By Jay Ménard
Fringe offers a venue for stories that may not otherwise get told. They afford a performer a level of intimacy that may not be permitted by larger, more cavernous venues, or that may be impeded by a screen.
At its best, Fringe is about sharing stories. It’s about falling in love with a performer and letting him or her transport you away for an hour.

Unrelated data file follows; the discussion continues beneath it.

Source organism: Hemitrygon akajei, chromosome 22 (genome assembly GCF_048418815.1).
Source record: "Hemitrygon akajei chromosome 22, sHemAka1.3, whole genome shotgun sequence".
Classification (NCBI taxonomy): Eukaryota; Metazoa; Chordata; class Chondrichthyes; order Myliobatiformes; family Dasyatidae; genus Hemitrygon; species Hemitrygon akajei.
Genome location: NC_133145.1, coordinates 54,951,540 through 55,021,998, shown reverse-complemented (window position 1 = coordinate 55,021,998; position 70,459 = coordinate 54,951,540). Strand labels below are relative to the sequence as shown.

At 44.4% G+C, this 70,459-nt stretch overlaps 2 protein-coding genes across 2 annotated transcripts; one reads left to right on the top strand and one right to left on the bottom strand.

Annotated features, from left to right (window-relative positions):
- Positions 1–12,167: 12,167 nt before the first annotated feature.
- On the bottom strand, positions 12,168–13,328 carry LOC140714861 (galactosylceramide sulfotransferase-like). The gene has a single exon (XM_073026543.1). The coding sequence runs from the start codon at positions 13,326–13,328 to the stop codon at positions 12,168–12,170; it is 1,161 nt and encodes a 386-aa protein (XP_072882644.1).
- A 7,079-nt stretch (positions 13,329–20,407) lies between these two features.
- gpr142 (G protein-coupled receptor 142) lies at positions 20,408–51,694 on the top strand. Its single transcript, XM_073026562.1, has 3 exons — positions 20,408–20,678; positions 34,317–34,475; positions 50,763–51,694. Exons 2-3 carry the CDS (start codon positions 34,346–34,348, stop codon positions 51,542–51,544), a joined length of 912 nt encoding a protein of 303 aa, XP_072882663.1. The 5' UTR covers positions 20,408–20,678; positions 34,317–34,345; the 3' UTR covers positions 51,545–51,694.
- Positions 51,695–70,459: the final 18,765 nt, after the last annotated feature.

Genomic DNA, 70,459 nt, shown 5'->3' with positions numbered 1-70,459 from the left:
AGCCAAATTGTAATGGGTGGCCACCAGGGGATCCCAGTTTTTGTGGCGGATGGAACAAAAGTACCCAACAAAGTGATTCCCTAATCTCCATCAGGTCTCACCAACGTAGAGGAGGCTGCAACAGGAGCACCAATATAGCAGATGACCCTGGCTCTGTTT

And this year, at London’s Fringe Festival, on the Palace Theatre stage, accompanied only by a microphone for the most part — that’s how a woman with one ‘glass’ eye was able to allow us, the audience, to see clearly into her soul. And it’s how she was able to reach out and touch ours. Continue reading